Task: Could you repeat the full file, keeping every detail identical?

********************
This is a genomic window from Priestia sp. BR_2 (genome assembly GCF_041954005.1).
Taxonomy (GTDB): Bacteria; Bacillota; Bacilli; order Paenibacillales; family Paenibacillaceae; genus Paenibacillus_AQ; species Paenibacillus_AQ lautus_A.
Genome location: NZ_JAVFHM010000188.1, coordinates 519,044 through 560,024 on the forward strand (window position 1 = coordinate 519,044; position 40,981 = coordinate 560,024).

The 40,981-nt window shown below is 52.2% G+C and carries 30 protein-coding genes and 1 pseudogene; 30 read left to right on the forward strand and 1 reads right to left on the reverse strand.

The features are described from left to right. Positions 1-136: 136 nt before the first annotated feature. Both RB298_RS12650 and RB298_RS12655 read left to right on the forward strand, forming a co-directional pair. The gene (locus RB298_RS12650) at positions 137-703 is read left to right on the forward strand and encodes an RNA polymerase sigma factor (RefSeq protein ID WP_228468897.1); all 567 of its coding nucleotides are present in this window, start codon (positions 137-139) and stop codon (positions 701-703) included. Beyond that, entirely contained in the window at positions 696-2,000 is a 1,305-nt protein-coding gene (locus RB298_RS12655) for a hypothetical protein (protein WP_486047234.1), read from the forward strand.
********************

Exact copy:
This is a genomic window from Priestia sp. BR_2 (genome assembly GCF_041954005.1).
Taxonomy (GTDB): Bacteria; Bacillota; Bacilli; order Paenibacillales; family Paenibacillaceae; genus Paenibacillus_AQ; species Paenibacillus_AQ lautus_A.
Genome location: NZ_JAVFHM010000188.1, coordinates 519,044 through 560,024 on the forward strand (window position 1 = coordinate 519,044; position 40,981 = coordinate 560,024).

The 40,981-nt window shown below is 52.2% G+C and carries 30 protein-coding genes and 1 pseudogene; 30 read left to right on the forward strand and 1 reads right to left on the reverse strand.

The features are described from left to right. Positions 1-136: 136 nt before the first annotated feature. Both RB298_RS12650 and RB298_RS12655 read left to right on the forward strand, forming a co-directional pair. The gene (locus RB298_RS12650) at positions 137-703 is read left to right on the forward strand and encodes an RNA polymerase sigma factor (RefSeq protein ID WP_228468897.1); all 567 of its coding nucleotides are present in this window, start codon (positions 137-139) and stop codon (positions 701-703) included. Beyond that, entirely contained in the window at positions 696-2,000 is a 1,305-nt protein-coding gene (locus RB298_RS12655) for a hypothetical protein (protein WP_486047234.1), read from the forward strand.